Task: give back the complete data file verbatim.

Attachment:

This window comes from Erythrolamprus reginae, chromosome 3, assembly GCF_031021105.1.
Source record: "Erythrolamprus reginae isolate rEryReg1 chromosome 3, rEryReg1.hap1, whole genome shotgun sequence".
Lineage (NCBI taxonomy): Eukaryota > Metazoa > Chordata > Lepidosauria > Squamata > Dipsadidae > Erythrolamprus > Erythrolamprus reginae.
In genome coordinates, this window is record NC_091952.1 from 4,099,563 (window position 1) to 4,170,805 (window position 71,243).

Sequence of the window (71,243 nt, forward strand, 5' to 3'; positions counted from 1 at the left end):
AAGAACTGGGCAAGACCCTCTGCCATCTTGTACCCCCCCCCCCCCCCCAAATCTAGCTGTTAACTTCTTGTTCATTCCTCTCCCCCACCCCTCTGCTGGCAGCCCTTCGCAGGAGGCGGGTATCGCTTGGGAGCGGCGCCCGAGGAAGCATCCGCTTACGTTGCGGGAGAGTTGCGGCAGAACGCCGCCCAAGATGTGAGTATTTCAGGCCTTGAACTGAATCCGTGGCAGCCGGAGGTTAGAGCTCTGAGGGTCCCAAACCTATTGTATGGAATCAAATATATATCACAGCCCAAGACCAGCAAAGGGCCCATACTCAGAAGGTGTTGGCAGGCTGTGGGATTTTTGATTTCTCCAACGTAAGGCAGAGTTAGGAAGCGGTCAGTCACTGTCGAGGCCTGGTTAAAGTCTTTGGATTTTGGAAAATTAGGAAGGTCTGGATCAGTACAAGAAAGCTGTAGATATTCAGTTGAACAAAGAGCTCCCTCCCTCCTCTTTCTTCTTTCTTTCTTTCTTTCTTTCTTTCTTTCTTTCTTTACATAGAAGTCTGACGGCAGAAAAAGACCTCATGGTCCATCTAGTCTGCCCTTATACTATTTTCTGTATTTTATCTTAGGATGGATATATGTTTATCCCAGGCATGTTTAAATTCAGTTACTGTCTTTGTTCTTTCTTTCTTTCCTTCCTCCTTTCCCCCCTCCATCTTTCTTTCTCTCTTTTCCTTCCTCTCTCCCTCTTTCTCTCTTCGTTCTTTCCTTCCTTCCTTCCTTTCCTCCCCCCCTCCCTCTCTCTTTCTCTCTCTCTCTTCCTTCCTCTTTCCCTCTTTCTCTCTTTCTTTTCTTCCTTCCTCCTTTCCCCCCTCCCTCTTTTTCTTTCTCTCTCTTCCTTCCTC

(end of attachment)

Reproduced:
This window comes from Erythrolamprus reginae, chromosome 3, assembly GCF_031021105.1.
Source record: "Erythrolamprus reginae isolate rEryReg1 chromosome 3, rEryReg1.hap1, whole genome shotgun sequence".
Lineage (NCBI taxonomy): Eukaryota > Metazoa > Chordata > Lepidosauria > Squamata > Dipsadidae > Erythrolamprus > Erythrolamprus reginae.
In genome coordinates, this window is record NC_091952.1 from 4,099,563 (window position 1) to 4,170,805 (window position 71,243).

Sequence of the window (71,243 nt, forward strand, 5' to 3'; positions counted from 1 at the left end):
AAGAACTGGGCAAGACCCTCTGCCATCTTGTACCCCCCCCCCCCCCCCAAATCTAGCTGTTAACTTCTTGTTCATTCCTCTCCCCCACCCCTCTGCTGGCAGCCCTTCGCAGGAGGCGGGTATCGCTTGGGAGCGGCGCCCGAGGAAGCATCCGCTTACGTTGCGGGAGAGTTGCGGCAGAACGCCGCCCAAGATGTGAGTATTTCAGGCCTTGAACTGAATCCGTGGCAGCCGGAGGTTAGAGCTCTGAGGGTCCCAAACCTATTGTATGGAATCAAATATATATCACAGCCCAAGACCAGCAAAGGGCCCATACTCAGAAGGTGTTGGCAGGCTGTGGGATTTTTGATTTCTCCAACGTAAGGCAGAGTTAGGAAGCGGTCAGTCACTGTCGAGGCCTGGTTAAAGTCTTTGGATTTTGGAAAATTAGGAAGGTCTGGATCAGTACAAGAAAGCTGTAGATATTCAGTTGAACAAAGAGCTCCCTCCCTCCTCTTTCTTCTTTCTTTCTTTCTTTCTTTCTTTCTTTCTTTCTTTACATAGAAGTCTGACGGCAGAAAAAGACCTCATGGTCCATCTAGTCTGCCCTTATACTATTTTCTGTATTTTATCTTAGGATGGATATATGTTTATCCCAGGCATGTTTAAATTCAGTTACTGTCTTTGTTCTTTCTTTCTTTCCTTCCTCCTTTCCCCCCTCCATCTTTCTTTCTCTCTTTTCCTTCCTCTCTCCCTCTTTCTCTCTTCGTTCTTTCCTTCCTTCCTTCCTTTCCTCCCCCCCTCCCTCTCTCTTTCTCTCTCTCTCTTCCTTCCTCTTTCCCTCTTTCTCTCTTTCTTTTCTTCCTTCCTCCTTTCCCCCCTCCCTCTTTTTCTTTCTCTCTCTTCCTTCCTC